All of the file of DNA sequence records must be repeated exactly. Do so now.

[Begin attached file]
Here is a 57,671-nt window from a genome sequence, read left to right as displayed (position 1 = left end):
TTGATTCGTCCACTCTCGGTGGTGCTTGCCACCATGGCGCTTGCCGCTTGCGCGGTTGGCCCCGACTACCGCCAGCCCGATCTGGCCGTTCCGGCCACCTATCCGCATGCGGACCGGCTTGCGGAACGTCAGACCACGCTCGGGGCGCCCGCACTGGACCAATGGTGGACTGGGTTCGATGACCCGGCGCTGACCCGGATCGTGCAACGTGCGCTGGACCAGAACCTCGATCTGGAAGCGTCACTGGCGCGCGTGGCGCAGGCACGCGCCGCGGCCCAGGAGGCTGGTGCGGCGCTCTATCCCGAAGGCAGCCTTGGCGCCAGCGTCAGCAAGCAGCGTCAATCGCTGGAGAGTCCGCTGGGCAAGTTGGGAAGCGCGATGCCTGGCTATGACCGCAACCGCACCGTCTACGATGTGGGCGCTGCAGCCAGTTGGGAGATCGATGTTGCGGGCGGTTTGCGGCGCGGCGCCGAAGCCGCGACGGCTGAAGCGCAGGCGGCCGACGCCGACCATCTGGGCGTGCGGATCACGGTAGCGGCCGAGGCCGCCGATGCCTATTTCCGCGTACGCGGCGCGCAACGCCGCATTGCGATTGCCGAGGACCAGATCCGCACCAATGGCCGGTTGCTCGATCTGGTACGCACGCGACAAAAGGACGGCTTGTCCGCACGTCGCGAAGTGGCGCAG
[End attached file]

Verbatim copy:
Here is a 57,671-nt window from a genome sequence, read left to right as displayed (position 1 = left end):
TTGATTCGTCCACTCTCGGTGGTGCTTGCCACCATGGCGCTTGCCGCTTGCGCGGTTGGCCCCGACTACCGCCAGCCCGATCTGGCCGTTCCGGCCACCTATCCGCATGCGGACCGGCTTGCGGAACGTCAGACCACGCTCGGGGCGCCCGCACTGGACCAATGGTGGACTGGGTTCGATGACCCGGCGCTGACCCGGATCGTGCAACGTGCGCTGGACCAGAACCTCGATCTGGAAGCGTCACTGGCGCGCGTGGCGCAGGCACGCGCCGCGGCCCAGGAGGCTGGTGCGGCGCTCTATCCCGAAGGCAGCCTTGGCGCCAGCGTCAGCAAGCAGCGTCAATCGCTGGAGAGTCCGCTGGGCAAGTTGGGAAGCGCGATGCCTGGCTATGACCGCAACCGCACCGTCTACGATGTGGGCGCTGCAGCCAGTTGGGAGATCGATGTTGCGGGCGGTTTGCGGCGCGGCGCCGAAGCCGCGACGGCTGAAGCGCAGGCGGCCGACGCCGACCATCTGGGCGTGCGGATCACGGTAGCGGCCGAGGCCGCCGATGCCTATTTCCGCGTACGCGGCGCGCAACGCCGCATTGCGATTGCCGAGGACCAGATCCGCACCAATGGCCGGTTGCTCGATCTGGTACGCACGCGACAAAAGGACGGCTTGTCCGCACGTCGCGAAGTGGCGCAG